Tag: voluntary conservation
June 12, 2019
Sustainable Ranching in Utah: A Boon for Wildlife and Livestock | Read how Stephen and Kris Ellis keep their family tradition alive and strong on the Circle Bar Ranch.
June 28, 2018
Check out this new story map that highlights the people working together across sagebrush rangeland to protect the places that matter to them.
December 19, 2017
Learn how NRCS has been scaling up the cooperative, science-based conservation model that’s working for sagebrush wildlife to focal landscapes across America.
September 20, 2017
On September 27th, Sage Grouse Initiative and Working Lands For Wildlife team members will present on how Farm Bill conservation programs deliver benefits for wildlife at The Wildlife Society’s 24th Annual Conference.
April 3, 2017
From the failed attempt to save heath hens from extinction, we learned the importance of early intervention…and laid the groundwork for cooperative conservation of other grouse species.
October 19, 2016
Sage grouse and lesser prairie-chickens both need healthy rangeland to thrive. So do cattle. Learn more about how NRCS is supporting range conservation practices that help these birds as well as agricultural producers.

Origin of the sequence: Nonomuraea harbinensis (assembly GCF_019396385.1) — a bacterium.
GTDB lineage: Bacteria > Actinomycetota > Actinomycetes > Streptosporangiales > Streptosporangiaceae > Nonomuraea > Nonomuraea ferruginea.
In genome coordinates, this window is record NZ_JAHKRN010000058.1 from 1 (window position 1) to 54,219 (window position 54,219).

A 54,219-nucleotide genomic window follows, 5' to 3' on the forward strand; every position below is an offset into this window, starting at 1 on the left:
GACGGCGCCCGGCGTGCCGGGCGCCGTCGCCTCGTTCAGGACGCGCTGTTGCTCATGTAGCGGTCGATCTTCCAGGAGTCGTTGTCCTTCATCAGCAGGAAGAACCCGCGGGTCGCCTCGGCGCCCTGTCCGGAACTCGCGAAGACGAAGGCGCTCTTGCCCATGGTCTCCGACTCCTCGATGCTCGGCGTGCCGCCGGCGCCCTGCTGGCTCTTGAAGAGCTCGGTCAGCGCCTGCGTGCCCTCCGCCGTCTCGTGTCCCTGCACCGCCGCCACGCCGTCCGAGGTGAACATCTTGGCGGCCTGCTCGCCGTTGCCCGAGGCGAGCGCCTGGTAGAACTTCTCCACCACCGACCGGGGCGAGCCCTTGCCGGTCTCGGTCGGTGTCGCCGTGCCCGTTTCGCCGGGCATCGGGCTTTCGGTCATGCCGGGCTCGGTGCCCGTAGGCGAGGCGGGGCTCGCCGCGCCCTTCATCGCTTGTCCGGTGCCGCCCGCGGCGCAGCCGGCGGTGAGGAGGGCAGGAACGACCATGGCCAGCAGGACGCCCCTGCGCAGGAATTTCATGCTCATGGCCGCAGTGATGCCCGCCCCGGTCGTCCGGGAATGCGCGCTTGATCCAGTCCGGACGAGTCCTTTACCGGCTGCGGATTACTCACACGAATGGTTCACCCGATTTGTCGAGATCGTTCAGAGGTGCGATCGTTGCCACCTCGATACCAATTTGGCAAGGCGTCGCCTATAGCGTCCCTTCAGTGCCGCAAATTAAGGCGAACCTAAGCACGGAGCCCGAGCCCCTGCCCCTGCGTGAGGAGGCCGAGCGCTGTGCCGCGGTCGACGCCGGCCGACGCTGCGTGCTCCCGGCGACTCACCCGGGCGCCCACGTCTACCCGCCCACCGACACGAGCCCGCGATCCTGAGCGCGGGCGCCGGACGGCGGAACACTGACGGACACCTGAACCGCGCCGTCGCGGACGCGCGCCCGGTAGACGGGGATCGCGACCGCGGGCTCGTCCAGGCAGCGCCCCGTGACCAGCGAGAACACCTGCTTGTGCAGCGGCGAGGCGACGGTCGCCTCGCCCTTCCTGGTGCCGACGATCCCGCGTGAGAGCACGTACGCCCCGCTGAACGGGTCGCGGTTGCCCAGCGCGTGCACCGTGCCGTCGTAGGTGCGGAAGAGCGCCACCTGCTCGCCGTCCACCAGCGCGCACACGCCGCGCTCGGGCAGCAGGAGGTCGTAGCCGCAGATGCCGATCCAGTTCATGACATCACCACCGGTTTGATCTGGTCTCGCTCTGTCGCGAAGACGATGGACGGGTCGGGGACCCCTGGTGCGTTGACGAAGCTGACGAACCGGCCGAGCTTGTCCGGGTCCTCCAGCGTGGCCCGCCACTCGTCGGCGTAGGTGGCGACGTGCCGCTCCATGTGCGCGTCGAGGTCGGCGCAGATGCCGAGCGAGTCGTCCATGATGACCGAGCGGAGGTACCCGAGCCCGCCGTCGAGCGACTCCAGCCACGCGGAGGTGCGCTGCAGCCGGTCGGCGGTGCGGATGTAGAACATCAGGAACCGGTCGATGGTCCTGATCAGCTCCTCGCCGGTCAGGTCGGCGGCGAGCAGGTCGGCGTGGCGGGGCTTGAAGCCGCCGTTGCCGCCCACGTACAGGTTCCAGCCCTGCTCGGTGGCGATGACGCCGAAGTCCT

April 28, 2016
Just like in sage grouse country, the recipe for success to save the lesser prairie-chicken (an iconic grassland bird of the southern Great Plains) is investing in proactive, collaborative conservation efforts on private lands.
April 12, 2016
By Sean Whaley | “We’re ‘all in’ to make a difference for this bird over the long term,” said Thad Heater, Sage Grouse Initiative’s national coordinator, in this recent Las Vegas Review-Journal article.
September 22, 2015
An historic conservation partnership helped the U.S. Fish and Wildlife Service determine that the species did not warrant protection under the Endangered Species Act. Now in its sixth year, the Sage Grouse Initiative is a key catalyst for the voluntary, partnership-based work that is conserving America’s sagebrush sea.
September 11, 2015
Landowners on the East Coast brought about a major success today with their voluntary conservation efforts for the New England cottontail. Partners announced that foresters and farmers have helped prevent the need to list the New England cottontail under the Endangered Species Act.